by: Moritz Petri

The following article was originally published in Zur Einfuhrung Shakespeare's in die christliche Familie. Moritz Petri. Hanover, 1868.

No poet possesses such a profound knowledge of the dark side of human life, and none has laid bare its depths to us so strikingly, as Shakespeare. He knows how the stealthy tempter invades the heart, by what struggles he enters in, by what path alone lies salvation, and what inward and outward wretchedness he who knows not how to find this path must endure until he perishes under the sorrows of life; and all the most celebrated and greatest of Shakespeare's dramas bear the inscription in clear characters, 'the wages of sin is death.' . . . But in order not to miss the key to the tragedy of Macbeth, we must, first of all, acknowledge that there is outside the world of man a realm of demons whose dark, secret powers seek to gain an influence over human souls, and do gain it, except so far as they are opposed; and thus it happens that this Satanic band is known and sought after by man, or is unknown and undesired, and its influence is only bewailed without the sufferer's having the strength to withstand its power.

This definite conception and recognition of a spiritual realm, whose influence over human souls is full of malignity, woe and terror, is to be found in all periods of human history, and in all stages of civilization. Evident traces of it have been discovered among the ancient Egyptians at the time of the Pharaohs. It runs through the system of Hindu philosophy, again emerges in the world of antiquity, and is to be discerned throughout all Germanic heathendom, and reappears in the Australian and American races. It would be passing strange if this primitive and universal belief in the existence, and in the secret influence, of an evil, spiritual world were a mere fancy, as modern times would fain have us believe.

In a word, Shakespeare is penetrated with the truth, of which we have proofs over and over again in the Bible, that there is a secret world of evil spirits that with Satanic cunning lie in wait for human souls, conquering the unguarded heart and rejoicing in hurling their victim to the dust in the misery of sin. Under this weight of demoniac influences lies Macbeth when the drama opens, however much he may struggle against it.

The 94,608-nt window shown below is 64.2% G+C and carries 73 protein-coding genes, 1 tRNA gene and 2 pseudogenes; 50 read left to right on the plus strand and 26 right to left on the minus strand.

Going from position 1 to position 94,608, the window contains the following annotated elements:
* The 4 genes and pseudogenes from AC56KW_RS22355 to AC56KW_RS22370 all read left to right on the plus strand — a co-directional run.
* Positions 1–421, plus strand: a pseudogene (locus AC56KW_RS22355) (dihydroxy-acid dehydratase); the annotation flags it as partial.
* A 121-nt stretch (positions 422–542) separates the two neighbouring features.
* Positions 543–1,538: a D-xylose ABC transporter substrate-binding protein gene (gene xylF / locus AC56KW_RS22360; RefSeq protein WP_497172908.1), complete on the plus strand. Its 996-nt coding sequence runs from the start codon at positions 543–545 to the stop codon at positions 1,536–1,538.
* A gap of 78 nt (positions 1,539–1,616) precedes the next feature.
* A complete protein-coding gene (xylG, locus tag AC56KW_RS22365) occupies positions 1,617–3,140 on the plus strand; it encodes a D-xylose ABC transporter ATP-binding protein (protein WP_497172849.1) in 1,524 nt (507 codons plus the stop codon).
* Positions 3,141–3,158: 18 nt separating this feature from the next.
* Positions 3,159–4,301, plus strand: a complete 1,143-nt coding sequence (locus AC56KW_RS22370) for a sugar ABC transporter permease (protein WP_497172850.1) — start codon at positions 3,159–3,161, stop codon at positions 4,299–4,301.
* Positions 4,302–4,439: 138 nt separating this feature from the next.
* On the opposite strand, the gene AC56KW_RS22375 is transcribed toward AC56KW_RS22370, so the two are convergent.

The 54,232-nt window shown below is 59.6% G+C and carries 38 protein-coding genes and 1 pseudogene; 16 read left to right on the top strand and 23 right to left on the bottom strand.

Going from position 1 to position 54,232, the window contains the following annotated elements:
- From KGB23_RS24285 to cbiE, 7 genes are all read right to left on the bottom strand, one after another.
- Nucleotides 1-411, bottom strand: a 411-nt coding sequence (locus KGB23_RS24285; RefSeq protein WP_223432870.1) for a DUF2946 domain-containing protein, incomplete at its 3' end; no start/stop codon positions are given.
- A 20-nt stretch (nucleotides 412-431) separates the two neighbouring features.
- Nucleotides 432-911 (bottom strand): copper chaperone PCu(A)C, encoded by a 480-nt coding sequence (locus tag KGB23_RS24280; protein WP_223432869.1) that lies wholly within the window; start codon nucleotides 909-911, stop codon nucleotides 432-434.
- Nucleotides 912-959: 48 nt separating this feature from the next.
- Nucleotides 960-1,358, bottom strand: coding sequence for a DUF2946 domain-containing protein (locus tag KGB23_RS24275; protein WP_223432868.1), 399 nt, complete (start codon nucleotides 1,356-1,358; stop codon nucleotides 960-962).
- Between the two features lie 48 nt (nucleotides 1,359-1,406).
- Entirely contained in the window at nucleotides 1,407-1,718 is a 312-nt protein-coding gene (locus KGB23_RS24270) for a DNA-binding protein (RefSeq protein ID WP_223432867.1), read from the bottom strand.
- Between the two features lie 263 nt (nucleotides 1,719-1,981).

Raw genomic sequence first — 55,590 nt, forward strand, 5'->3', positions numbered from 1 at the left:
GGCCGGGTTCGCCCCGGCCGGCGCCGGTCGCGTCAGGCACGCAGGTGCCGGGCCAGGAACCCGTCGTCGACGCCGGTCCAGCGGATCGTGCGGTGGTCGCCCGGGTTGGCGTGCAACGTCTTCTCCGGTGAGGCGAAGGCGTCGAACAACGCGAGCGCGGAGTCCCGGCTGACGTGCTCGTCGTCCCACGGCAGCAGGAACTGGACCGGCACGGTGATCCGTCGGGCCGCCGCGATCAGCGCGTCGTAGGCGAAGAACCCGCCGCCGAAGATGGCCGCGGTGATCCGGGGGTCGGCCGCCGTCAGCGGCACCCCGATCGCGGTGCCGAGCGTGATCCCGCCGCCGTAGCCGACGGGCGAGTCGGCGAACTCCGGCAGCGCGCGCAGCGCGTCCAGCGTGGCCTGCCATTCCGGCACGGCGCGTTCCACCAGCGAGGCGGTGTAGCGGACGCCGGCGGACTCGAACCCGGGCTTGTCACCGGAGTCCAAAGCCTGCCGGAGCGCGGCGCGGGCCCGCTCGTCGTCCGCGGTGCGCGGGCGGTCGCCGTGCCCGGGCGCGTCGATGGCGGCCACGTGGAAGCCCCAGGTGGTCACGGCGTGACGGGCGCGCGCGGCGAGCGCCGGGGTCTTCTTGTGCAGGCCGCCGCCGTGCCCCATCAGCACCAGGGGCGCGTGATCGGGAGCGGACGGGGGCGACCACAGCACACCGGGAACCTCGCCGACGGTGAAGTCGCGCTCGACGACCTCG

There are two points which Shakespeare especially emphasizes for us in the character of Macbeth. Before the deed we mark the insidious approach of the tempter, and the terrible conflict with the powers of darkness, and then after the deed the strength of an evil, unappeased conscience, which in the struggle to assure and to protect itself, advances from one ill deed to another until the edifice of bloody crimes topples headlong with a crash. If we follow up these two phases of the drama, we clearly enough perceive that Macbeth had for a long time fostered his ambition with the thought of his possible possession of the throne, although the bloody path to it may have seemed to him far distant. Moreover, a heavy dream of the murder of the king had lately caused him much anxiety.

In the first scene of the last act Shakespeare shows us how heavy is the weight of an unexpiated crime, and what a failure follows every human soul who enters into an alliance with the powers of darkness. Lady Macbeth seemed to be so steeled against all assaults of an evil conscience, and seemed to wield so complete a power over herself and her bad actions, that she might have bid defiance to all Hell. But over against all her attempts of a proportionate power in evil-doing stands the saying of the Apostle in its full force: 'Be not deceived; God is not mocked.'


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